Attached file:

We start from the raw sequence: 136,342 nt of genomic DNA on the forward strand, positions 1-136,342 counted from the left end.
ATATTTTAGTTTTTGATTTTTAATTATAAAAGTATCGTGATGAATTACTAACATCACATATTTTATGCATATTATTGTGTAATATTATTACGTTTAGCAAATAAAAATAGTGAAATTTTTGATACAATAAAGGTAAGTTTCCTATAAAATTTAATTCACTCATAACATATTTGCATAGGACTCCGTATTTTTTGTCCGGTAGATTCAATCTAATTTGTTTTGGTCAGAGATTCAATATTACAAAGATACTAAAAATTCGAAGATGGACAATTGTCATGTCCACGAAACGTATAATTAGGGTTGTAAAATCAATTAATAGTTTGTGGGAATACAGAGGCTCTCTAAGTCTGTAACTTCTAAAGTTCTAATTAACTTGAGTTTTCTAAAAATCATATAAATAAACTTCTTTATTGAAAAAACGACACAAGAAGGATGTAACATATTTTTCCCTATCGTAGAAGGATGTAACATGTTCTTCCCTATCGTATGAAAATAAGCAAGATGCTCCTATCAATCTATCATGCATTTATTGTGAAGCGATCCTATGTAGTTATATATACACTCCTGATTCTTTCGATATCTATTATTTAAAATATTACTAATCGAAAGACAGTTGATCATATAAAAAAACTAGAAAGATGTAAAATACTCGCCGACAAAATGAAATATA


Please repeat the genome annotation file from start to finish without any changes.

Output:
We start from the raw sequence: 136,342 nt of genomic DNA on the forward strand, positions 1-136,342 counted from the left end.
ATATTTTAGTTTTTGATTTTTAATTATAAAAGTATCGTGATGAATTACTAACATCACATATTTTATGCATATTATTGTGTAATATTATTACGTTTAGCAAATAAAAATAGTGAAATTTTTGATACAATAAAGGTAAGTTTCCTATAAAATTTAATTCACTCATAACATATTTGCATAGGACTCCGTATTTTTTGTCCGGTAGATTCAATCTAATTTGTTTTGGTCAGAGATTCAATATTACAAAGATACTAAAAATTCGAAGATGGACAATTGTCATGTCCACGAAACGTATAATTAGGGTTGTAAAATCAATTAATAGTTTGTGGGAATACAGAGGCTCTCTAAGTCTGTAACTTCTAAAGTTCTAATTAACTTGAGTTTTCTAAAAATCATATAAATAAACTTCTTTATTGAAAAAACGACACAAGAAGGATGTAACATATTTTTCCCTATCGTAGAAGGATGTAACATGTTCTTCCCTATCGTATGAAAATAAGCAAGATGCTCCTATCAATCTATCATGCATTTATTGTGAAGCGATCCTATGTAGTTATATATACACTCCTGATTCTTTCGATATCTATTATTTAAAATATTACTAATCGAAAGACAGTTGATCATATAAAAAAACTAGAAAGATGTAAAATACTCGCCGACAAAATGAAATATA